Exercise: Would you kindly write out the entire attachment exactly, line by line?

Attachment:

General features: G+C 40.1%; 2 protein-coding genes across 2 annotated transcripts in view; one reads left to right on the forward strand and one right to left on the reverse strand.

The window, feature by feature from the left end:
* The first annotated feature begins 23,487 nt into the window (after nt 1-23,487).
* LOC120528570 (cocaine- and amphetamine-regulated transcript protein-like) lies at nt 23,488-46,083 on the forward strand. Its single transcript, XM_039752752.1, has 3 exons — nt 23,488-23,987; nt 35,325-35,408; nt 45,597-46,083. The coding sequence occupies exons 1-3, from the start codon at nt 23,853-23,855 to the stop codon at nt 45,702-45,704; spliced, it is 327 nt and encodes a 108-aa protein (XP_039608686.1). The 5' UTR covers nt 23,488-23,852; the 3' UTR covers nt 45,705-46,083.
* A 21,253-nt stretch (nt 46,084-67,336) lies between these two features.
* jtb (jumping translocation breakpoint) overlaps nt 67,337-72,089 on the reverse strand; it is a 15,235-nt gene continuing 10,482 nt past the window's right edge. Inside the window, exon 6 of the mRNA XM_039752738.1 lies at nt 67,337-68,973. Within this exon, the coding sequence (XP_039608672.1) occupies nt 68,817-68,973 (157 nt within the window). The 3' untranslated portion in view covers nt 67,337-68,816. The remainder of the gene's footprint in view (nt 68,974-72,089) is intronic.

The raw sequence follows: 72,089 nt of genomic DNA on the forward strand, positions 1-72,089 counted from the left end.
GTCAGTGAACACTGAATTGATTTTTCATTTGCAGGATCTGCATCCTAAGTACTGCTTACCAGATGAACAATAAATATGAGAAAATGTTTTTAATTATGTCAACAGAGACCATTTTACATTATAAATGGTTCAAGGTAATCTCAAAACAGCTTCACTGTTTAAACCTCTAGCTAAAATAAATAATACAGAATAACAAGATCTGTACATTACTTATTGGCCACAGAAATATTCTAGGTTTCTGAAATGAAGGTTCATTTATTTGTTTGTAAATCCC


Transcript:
General features: G+C 40.1%; 2 protein-coding genes across 2 annotated transcripts in view; one reads left to right on the forward strand and one right to left on the reverse strand.

The window, feature by feature from the left end:
* The first annotated feature begins 23,487 nt into the window (after nt 1-23,487).
* LOC120528570 (cocaine- and amphetamine-regulated transcript protein-like) lies at nt 23,488-46,083 on the forward strand. Its single transcript, XM_039752752.1, has 3 exons — nt 23,488-23,987; nt 35,325-35,408; nt 45,597-46,083. The coding sequence occupies exons 1-3, from the start codon at nt 23,853-23,855 to the stop codon at nt 45,702-45,704; spliced, it is 327 nt and encodes a 108-aa protein (XP_039608686.1). The 5' UTR covers nt 23,488-23,852; the 3' UTR covers nt 45,705-46,083.
* A 21,253-nt stretch (nt 46,084-67,336) lies between these two features.
* jtb (jumping translocation breakpoint) overlaps nt 67,337-72,089 on the reverse strand; it is a 15,235-nt gene continuing 10,482 nt past the window's right edge. Inside the window, exon 6 of the mRNA XM_039752738.1 lies at nt 67,337-68,973. Within this exon, the coding sequence (XP_039608672.1) occupies nt 68,817-68,973 (157 nt within the window). The 3' untranslated portion in view covers nt 67,337-68,816. The remainder of the gene's footprint in view (nt 68,974-72,089) is intronic.

The raw sequence follows: 72,089 nt of genomic DNA on the forward strand, positions 1-72,089 counted from the left end.
GTCAGTGAACACTGAATTGATTTTTCATTTGCAGGATCTGCATCCTAAGTACTGCTTACCAGATGAACAATAAATATGAGAAAATGTTTTTAATTATGTCAACAGAGACCATTTTACATTATAAATGGTTCAAGGTAATCTCAAAACAGCTTCACTGTTTAAACCTCTAGCTAAAATAAATAATACAGAATAACAAGATCTGTACATTACTTATTGGCCACAGAAATATTCTAGGTTTCTGAAATGAAGGTTCATTTATTTGTTTGTAAATCCC